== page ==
Google is facing even greater challenges to secure Android than Microsoft faced in its battles to contain viruses and security exploits for Windows XP in the early 2000s, because Google has less control over the products that ship with Android branding.
As Google's Project Zero team itself noted, Android's licensees "are an important area for Android security research, as they introduce additional (and possibly vulnerable) code into Android devices at all privilege levels, and they decide the frequency of the security updates that they provide for their devices to carriers."
Within the course of a week, teams at Google challenged the "security boundaries of Android that are typically attacked," with an aim to see if they could gain remote access to users' contacts, photos and messages, ideally without any user interaction; exploit the Android phone via an app installed from Google Play that did not require the granting of any permissions by the user; and install an attack on the device that could survive a factory wipe, maintaining a security infection.
The teams discovered a Samsung process that runs with system privileges, which unpacks ZIP file downloads from a given URL. "Unfortunately," Google noted, "the API used to unzip the file does not verify the file path, so it can be written in unexpected locations." [...] "this was trivially exploitable using the Dalvik cache using a technique that has been used to exploit other directory traversal bugs."
Another bug, in Samsung's email code, failed to authenticate when handling Android intents, an OS-level feature that lets apps pass commands between themselves. Without authenticating, Samsung's email software allowed an unprivileged app to hijack emails and forward them to other account.
Google noted that the mistake opened up "easy access to data that not even a privileged app should be able to access," further highlighting how little control Google has over Android in the hands of its licensees.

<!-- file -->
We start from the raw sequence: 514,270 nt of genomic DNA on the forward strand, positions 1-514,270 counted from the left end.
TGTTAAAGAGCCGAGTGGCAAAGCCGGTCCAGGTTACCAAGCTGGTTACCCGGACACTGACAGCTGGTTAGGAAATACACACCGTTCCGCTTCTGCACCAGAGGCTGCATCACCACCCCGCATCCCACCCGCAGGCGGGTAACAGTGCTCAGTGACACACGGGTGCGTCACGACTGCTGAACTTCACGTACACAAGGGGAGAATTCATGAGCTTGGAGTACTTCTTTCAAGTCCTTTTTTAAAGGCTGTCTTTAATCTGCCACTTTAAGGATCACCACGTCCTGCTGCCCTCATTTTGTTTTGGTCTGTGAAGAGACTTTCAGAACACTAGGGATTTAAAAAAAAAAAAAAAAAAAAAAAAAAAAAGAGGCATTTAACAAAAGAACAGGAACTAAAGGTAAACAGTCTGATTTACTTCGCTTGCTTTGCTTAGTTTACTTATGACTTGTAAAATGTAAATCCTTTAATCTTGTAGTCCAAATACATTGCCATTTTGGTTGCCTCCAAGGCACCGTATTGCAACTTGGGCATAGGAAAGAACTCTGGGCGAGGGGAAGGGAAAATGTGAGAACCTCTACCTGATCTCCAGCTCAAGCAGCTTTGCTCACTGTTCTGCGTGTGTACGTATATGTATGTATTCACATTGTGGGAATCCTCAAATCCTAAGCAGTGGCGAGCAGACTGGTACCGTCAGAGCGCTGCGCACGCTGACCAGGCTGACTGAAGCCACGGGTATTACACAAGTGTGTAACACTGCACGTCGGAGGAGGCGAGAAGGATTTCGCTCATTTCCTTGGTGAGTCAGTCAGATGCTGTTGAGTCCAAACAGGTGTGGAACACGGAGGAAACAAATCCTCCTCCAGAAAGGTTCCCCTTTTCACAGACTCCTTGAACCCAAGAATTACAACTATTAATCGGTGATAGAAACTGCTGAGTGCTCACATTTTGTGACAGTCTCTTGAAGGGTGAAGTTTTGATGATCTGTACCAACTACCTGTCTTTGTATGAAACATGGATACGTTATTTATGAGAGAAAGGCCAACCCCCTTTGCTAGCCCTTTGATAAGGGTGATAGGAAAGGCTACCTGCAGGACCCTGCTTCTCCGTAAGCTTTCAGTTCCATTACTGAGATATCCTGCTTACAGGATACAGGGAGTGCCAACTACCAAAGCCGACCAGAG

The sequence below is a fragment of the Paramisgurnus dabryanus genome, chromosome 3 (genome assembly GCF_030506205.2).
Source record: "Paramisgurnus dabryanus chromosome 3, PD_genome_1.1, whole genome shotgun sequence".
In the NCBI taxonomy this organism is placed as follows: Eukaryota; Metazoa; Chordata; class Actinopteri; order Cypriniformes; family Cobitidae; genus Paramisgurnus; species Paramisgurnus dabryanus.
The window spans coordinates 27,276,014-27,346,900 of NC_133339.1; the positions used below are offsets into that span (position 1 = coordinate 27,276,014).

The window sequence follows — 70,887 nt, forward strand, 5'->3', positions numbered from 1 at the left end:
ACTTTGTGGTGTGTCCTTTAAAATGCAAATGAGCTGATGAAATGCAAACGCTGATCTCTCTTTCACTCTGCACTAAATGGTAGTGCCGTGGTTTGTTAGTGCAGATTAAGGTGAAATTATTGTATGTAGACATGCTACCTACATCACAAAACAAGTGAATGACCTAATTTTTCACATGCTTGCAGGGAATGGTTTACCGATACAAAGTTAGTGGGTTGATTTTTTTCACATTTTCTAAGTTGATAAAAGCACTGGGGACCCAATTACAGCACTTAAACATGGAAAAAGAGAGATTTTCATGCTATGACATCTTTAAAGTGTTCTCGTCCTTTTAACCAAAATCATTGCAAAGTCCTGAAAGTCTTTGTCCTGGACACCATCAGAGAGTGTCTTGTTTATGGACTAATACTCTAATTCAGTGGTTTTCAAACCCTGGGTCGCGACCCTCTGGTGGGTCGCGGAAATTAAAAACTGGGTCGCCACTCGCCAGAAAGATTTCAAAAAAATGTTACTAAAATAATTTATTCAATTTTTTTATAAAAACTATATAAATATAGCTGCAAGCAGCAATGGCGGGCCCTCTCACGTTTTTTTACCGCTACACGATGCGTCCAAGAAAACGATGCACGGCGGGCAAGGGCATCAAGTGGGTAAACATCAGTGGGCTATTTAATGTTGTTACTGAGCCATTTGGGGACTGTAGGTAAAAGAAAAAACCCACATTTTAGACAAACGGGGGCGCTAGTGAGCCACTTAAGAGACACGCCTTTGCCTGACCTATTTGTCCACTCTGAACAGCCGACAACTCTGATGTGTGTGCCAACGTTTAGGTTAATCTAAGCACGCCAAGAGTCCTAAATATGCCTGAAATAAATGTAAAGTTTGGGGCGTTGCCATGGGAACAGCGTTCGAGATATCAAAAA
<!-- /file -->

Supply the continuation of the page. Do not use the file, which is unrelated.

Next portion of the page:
Google also found that buffer overflow flaws in three Samsung drivers "could be used by bugs in media processing, such as libStageFright bugs, to escalate to kernel privileges."
Five exploitable flaws were also found in Samsung's image processing code, two of which could allow privilege escalation when a rogue image file is opened in Samsung's Gallery app, while the other three could be triggered simply by downloading an image.
Google expressed surprise at how quickly it could find these exploits, adding that "it was also surprising that we found the three logic issues that are trivial to exploit. These types of issues are especially concerning, as the time to find, exploit and use the issue is very short."
Google noted that Samsung's use of SELinux "made it more difficult to investigate certain bugs, and to determine the device attack surface," but that it also "found three bugs that would allow an exploit to disable SELinux, so it's not an effective mitigation against every bug."
Samsung and Google have worked to patch the most serious bugs found, but the findings of just one week of bug hunting highlight the difficulty in securing even the most expensive models of Android phones on sale from its largest licensee, one that has a committed interest in wooing government and enterprise buyers with its self-signed seal of approval brand of "SAFE" or "Samsung for Enterprise."
Android's security problems have compounded since 2011, when researchers from North Carolina State University demonstrated that Android's permission-based security system could be easily circumvented due to flaws in the software that licensees—including HTC, Samsung, Motorola and even Google's Nexus-branded phones—were adding to their devices.
After reporting issues to Android vendors, the group noted that "we experienced major difficulties with HTC and Samsung," adding that they "have been really slow in responding to, if not ignoring, our reports/inquiries."Flaws in Google's own Android code are also a serious issue, complicated by the fact that few users are able to update their devices to a recent version of Android. Currently, three-quarters of Android devices on Google Play are running a version older than last year's Android 5.0 Lollipop.
In the summer of 2014, Google's chief executive Sundar Pichai introduced Android 5 with contributions from Samsung's Knox security software (that makes up the foundation of its SAFE initiative) ostensibly working to secure the platform.
A year later, Google has launched another new version of Android before seeing even a quarter of its installed base adopt last year's Android 5, making it somewhat ironic that the newest Android software has already been undermined by flaws in code added by Samsung itself.